A game based in the midst of the conflict in the Palestinian territories is set to be the latest release in the trend of politically-conscious gaming.
Global Conflict: Palestine centres on the activities of a young journalist.
The player must navigate between different Palestinian and Israeli sources to get to the truth of a story.
"You can take a pro-Palestinian angle, a balanced angle, or a pro-Israeli angle," said Simon Egenfeldt-Nielsen, of Serious Games Interactive.
Mr Egenfeldt-Nielsen told the BBC’s Culture Shock programme: "The game is much more about the personal experience; the emotional experience."
The player walks around a city resembling Jerusalem and its surrounding areas talking to people. As the conflict intensifies, however, the situation becomes increasingly complex and exposes some of the reasons for the ongoing violence.
Global Conflict: Palestine, which is released early next year, follows music channel MTV’s internet-based Darfur Is Dying, which went online earlier this year and had 700,000 players in its first month.
Later, tens of thousands of players sent e-mail messages to politicians to urge action over Darfur.
Game designers believe that gaming is one of the most effective ways of teaching people about complex situations
and yet keeping them engaging. They hope the game will not only reach mature players seeking intellectual stimulation, but also the school market.
"The Palestine topic fits very well with what you need for making a game," said Mr Nielsen.
"It has conflict, different perspectives - people are interested in it.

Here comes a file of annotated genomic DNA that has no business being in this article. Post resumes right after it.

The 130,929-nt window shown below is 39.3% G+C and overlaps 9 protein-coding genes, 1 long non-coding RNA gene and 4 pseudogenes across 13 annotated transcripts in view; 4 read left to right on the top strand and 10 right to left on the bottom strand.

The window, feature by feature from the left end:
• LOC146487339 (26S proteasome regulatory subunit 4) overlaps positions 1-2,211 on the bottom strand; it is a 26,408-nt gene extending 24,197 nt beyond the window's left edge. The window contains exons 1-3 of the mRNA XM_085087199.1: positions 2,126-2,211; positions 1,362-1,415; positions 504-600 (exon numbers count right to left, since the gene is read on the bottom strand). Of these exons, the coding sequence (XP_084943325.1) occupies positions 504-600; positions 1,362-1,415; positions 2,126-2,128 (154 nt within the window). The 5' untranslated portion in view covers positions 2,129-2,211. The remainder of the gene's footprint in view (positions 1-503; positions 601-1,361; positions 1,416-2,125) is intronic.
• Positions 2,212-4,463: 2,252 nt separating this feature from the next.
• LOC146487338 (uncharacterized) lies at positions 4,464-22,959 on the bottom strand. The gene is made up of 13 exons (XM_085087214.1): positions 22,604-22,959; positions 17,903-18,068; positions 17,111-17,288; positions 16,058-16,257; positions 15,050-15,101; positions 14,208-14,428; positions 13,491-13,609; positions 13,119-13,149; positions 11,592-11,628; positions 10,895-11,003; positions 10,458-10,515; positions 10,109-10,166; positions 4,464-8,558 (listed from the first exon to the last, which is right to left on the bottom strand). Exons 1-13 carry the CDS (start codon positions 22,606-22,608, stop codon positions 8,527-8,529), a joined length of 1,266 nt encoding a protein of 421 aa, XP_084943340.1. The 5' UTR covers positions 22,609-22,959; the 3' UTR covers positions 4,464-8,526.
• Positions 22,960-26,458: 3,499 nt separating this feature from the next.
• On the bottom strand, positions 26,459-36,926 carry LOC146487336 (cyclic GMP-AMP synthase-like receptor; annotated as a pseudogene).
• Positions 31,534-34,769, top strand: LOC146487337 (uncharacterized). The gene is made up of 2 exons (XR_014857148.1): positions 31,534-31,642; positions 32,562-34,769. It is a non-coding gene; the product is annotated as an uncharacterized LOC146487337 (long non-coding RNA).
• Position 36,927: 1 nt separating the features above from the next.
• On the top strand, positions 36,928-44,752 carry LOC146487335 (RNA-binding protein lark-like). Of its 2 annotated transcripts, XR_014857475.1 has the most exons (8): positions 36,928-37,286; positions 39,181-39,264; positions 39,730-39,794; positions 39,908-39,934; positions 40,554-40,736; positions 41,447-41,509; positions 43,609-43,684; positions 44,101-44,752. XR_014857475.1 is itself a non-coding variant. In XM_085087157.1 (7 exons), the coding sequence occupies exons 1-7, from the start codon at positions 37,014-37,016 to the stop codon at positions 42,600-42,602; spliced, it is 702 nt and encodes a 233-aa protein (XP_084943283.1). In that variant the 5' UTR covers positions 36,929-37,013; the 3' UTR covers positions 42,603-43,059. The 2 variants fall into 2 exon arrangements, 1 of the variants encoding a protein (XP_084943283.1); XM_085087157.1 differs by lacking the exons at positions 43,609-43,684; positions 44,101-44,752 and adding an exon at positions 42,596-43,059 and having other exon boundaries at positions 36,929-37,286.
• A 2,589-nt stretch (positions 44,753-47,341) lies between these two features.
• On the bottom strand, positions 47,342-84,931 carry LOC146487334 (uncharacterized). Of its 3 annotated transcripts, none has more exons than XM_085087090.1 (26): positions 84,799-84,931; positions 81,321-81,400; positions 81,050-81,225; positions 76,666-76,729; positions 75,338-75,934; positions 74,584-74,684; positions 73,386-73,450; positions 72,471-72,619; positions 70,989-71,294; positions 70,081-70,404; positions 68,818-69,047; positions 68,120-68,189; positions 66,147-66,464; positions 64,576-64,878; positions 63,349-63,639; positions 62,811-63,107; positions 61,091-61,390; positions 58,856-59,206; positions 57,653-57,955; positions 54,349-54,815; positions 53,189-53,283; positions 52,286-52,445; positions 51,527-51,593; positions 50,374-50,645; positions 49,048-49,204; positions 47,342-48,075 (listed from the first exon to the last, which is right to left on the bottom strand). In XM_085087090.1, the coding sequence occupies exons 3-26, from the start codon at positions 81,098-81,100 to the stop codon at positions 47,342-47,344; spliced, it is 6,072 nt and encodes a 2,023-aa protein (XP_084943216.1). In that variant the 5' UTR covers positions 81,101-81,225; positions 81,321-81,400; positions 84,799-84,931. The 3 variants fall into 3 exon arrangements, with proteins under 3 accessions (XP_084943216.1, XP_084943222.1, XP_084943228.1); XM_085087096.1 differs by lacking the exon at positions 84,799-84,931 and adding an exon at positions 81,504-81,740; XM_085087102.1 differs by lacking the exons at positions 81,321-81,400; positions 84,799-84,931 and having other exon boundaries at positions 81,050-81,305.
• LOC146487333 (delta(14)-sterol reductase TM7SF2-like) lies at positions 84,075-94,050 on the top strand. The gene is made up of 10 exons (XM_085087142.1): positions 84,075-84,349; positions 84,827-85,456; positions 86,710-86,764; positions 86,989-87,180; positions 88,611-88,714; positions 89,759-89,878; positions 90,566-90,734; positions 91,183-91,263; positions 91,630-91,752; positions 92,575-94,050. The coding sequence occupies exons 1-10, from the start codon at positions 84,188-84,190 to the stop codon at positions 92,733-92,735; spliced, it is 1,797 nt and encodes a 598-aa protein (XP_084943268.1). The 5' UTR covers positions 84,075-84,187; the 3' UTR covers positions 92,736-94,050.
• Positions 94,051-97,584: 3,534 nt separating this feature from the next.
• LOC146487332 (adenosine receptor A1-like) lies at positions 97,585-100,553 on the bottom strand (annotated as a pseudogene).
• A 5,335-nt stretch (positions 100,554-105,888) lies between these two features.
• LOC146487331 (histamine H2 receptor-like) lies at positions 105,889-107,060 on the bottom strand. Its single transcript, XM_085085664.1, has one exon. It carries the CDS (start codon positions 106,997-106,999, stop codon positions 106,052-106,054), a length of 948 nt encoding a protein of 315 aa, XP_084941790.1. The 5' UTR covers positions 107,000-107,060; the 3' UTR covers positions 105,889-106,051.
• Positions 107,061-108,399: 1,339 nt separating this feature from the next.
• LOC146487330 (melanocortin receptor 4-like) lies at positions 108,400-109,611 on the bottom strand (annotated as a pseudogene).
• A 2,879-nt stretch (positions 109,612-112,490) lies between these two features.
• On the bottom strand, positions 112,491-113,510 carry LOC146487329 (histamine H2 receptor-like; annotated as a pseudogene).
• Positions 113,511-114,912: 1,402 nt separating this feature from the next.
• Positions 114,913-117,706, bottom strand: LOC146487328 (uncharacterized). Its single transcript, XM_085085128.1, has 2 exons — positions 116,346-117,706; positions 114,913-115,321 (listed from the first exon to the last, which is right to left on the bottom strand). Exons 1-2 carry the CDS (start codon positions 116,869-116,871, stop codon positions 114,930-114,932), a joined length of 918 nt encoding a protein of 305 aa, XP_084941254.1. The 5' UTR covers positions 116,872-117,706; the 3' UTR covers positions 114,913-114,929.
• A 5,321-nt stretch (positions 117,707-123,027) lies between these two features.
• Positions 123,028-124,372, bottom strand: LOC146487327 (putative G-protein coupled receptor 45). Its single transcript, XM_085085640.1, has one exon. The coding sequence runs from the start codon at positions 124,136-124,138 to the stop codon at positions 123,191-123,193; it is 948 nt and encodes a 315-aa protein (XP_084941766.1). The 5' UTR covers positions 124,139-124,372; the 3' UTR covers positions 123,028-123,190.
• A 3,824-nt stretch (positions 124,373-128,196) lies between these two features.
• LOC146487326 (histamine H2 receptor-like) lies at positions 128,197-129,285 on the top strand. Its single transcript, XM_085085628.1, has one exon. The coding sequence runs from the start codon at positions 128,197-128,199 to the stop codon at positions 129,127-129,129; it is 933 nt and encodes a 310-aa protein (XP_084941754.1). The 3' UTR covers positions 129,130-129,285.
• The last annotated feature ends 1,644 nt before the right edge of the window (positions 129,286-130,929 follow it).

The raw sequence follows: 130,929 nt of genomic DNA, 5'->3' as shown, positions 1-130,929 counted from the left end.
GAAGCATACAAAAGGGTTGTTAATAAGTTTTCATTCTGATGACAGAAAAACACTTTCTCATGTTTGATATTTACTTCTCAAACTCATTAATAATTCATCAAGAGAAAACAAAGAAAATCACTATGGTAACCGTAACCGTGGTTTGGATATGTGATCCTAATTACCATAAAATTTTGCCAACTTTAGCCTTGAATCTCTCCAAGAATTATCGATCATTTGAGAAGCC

"That was the initial starting point, that Palestine would make a good game. I might regret this, but I think that you can do a game about anything - it depends very much on your framing and your approach to it."
Sheila Moorcroft, a futures research consultant based in the UK, said she understood that on one level people could feel that making a game out a conflict situation "trivialises" it.
Darfur Is Dying generated political pressure over Sudan But she added that younger people are not engaged with traditional politics, and additionally get their information about the world in new ways.
This actually makes games a good platform for exploring the complexity of an issue, she said.
"An awful lot of what is in the media today is simplistic - it’s headlines, it’s soundbites," she said.
"People don’t actually have a chance to explore the complexities of some of the situations of a conflict.
"In the Darfur Is Dying game, you’re someone collecting water and you’ve just got to use your arrows and space bar to hide from the patrols. Suddenly you realise - as happened, because people started phoning up - this is for real, this is serious.
"So you can actually begin to enter somebody’s reality."